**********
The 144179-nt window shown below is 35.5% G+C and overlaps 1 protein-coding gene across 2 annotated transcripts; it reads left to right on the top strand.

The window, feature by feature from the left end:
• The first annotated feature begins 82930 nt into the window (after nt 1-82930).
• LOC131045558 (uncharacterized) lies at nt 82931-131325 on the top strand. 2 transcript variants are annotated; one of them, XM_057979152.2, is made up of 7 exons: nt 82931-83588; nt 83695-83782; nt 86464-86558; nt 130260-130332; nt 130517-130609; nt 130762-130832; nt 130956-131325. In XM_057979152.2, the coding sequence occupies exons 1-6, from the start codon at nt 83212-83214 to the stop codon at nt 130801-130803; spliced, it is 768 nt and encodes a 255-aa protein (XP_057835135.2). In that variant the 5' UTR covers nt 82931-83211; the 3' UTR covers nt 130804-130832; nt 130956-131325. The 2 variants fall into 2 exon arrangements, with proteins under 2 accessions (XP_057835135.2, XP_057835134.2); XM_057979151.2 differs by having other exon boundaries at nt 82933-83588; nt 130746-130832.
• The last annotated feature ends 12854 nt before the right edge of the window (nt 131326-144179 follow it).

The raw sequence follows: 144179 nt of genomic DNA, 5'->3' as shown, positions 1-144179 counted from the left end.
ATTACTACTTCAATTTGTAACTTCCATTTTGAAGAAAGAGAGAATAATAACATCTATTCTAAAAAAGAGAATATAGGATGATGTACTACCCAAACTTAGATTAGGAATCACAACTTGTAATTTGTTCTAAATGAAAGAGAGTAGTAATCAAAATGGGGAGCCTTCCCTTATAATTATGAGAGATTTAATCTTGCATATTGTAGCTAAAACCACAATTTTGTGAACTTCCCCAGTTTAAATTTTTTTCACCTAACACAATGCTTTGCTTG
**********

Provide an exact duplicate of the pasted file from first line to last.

The 144179-nt window shown below is 35.5% G+C and overlaps 1 protein-coding gene across 2 annotated transcripts; it reads left to right on the top strand.

The window, feature by feature from the left end:
• The first annotated feature begins 82930 nt into the window (after nt 1-82930).
• LOC131045558 (uncharacterized) lies at nt 82931-131325 on the top strand. 2 transcript variants are annotated; one of them, XM_057979152.2, is made up of 7 exons: nt 82931-83588; nt 83695-83782; nt 86464-86558; nt 130260-130332; nt 130517-130609; nt 130762-130832; nt 130956-131325. In XM_057979152.2, the coding sequence occupies exons 1-6, from the start codon at nt 83212-83214 to the stop codon at nt 130801-130803; spliced, it is 768 nt and encodes a 255-aa protein (XP_057835135.2). In that variant the 5' UTR covers nt 82931-83211; the 3' UTR covers nt 130804-130832; nt 130956-131325. The 2 variants fall into 2 exon arrangements, with proteins under 2 accessions (XP_057835135.2, XP_057835134.2); XM_057979151.2 differs by having other exon boundaries at nt 82933-83588; nt 130746-130832.
• The last annotated feature ends 12854 nt before the right edge of the window (nt 131326-144179 follow it).

The raw sequence follows: 144179 nt of genomic DNA, 5'->3' as shown, positions 1-144179 counted from the left end.
ATTACTACTTCAATTTGTAACTTCCATTTTGAAGAAAGAGAGAATAATAACATCTATTCTAAAAAAGAGAATATAGGATGATGTACTACCCAAACTTAGATTAGGAATCACAACTTGTAATTTGTTCTAAATGAAAGAGAGTAGTAATCAAAATGGGGAGCCTTCCCTTATAATTATGAGAGATTTAATCTTGCATATTGTAGCTAAAACCACAATTTTGTGAACTTCCCCAGTTTAAATTTTTTTCACCTAACACAATGCTTTGCTTG